Reading The Red Book – part 28

Reading The Red Book – part 29

Reading The Red Book – part 30

Reading The Red Book – part 31

Reading The Red Book – part 32

Reading The Red Book – part 33

Reading The Red Book – part 34

Reading The Red Book – part 35

Reading The Red Book – part 36

Reading The Red Book – part 37

Reading The Red Book – part 38

Reading The Red Book – part 39

Reading The Red Book – part 41

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5 Responses to Reading The Red Book (40) – The Seven Sermons to the Dead

  1. Jeff says:

    Great post, Monika. I particularly liked the reference to Plato that a daimon is a spirit that acts as an intermediary between humans and gods. In my last reading of the Bible, I paid close attention to footnotes, and discovered that the original word which was translated as “demon” actually meant “spirit of the air.” The two images are very different, especially to the modern reader. As always, love your stuff. Hope you are well. Stay safe.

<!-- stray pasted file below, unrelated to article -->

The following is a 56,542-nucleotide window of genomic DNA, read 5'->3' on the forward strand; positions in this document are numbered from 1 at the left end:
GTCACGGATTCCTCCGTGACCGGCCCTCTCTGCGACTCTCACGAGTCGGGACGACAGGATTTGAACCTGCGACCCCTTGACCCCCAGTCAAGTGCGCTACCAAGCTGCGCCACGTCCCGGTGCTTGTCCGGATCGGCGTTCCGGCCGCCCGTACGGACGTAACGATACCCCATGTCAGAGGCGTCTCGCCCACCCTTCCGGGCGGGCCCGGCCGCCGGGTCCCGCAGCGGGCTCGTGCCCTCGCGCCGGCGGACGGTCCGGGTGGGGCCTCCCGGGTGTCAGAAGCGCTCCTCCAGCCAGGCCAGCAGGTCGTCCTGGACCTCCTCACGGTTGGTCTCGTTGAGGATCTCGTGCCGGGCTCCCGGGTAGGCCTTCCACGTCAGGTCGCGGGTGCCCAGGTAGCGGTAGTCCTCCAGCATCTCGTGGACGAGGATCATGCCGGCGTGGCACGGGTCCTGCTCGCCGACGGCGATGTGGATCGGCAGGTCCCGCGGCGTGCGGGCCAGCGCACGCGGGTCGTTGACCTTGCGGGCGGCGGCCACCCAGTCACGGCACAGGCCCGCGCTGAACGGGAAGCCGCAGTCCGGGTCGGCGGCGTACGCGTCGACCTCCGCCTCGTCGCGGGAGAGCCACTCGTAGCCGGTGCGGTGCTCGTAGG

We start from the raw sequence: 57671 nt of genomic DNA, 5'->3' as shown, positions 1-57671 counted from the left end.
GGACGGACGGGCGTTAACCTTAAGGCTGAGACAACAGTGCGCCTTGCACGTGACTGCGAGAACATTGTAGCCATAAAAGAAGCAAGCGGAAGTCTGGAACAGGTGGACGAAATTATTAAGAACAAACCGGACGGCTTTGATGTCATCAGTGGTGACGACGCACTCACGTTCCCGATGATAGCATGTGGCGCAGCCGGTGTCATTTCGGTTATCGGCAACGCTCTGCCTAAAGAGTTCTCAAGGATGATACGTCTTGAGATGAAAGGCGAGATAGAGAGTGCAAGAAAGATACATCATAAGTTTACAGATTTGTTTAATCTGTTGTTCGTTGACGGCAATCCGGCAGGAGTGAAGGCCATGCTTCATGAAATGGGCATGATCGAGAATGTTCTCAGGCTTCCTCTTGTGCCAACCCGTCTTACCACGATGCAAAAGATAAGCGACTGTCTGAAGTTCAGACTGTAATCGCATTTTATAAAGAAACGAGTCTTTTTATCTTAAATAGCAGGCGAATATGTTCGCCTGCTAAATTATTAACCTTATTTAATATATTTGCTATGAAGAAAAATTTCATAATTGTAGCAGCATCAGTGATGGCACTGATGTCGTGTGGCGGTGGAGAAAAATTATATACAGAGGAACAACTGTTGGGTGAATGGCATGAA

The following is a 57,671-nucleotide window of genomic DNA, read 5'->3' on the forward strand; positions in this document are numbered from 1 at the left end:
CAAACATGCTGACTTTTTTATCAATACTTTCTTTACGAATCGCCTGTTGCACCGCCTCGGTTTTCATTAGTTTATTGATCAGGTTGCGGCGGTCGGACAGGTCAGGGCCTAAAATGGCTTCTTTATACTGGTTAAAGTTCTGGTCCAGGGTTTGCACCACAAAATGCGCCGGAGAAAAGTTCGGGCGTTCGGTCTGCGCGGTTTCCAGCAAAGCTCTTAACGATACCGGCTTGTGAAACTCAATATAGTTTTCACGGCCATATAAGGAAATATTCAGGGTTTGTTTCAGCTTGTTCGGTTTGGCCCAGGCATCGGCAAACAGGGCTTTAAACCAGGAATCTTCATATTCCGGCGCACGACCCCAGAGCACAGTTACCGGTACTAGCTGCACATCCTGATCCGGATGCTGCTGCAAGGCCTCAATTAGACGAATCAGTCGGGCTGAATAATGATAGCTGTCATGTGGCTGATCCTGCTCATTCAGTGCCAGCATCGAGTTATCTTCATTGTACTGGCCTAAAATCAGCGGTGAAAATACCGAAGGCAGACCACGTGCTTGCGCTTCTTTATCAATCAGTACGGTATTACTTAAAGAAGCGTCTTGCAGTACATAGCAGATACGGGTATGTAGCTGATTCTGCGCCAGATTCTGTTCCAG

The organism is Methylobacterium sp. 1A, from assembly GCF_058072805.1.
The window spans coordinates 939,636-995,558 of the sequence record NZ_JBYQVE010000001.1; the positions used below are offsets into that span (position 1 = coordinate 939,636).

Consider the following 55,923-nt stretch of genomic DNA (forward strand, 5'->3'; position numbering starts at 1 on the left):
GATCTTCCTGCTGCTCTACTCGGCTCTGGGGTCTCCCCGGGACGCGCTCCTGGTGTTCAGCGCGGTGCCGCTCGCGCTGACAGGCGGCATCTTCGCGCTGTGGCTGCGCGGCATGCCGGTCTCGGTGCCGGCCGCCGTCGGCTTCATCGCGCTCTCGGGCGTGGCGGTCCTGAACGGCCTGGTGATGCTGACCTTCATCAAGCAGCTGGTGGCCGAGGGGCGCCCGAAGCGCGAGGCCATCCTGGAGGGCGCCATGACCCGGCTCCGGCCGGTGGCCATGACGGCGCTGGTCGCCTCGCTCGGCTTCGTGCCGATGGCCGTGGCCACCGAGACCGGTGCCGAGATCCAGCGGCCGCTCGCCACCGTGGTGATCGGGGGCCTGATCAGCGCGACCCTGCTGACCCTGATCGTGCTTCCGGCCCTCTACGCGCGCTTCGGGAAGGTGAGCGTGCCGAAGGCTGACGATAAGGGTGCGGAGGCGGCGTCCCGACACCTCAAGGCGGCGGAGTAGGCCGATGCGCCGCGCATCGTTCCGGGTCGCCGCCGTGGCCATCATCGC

Liked by 1 person

    • Thank you, Jeff. The daimon is such a fascinating subject, one that I’ve been exploring recently. Certainly Philemon can be viewed as Jung’s Daimon. Though spirits of the air, as you say, they can sometimes seem very real.
      Stay safe.

      Liked by 1 person

  2. theburningheart says:

    For many years during the mid 90’s and first decade of the 21st century, I attended Stephan A Hoeller’s lectures at the Philosophical Research Society, and his Gnostic church placed in Los Angeles where Sunset Blvd branch and Hollywood begins, a small place where I listened to his study group, and assisted to services on Sunday, By chance also I knew a priest ordained by Hoeller who later use to go as a customer to the place I worked. The Church it was close to where I lived at the time, I stop when they moved the Church, because it was destroyed by fire, to the historic Besant Lodge in Hollywood, California. The Besant Lodge is located on North Beachwood Drive, immediately below the famous Hollywood sign.
    I got fond memories of those days.

    Liked by 1 person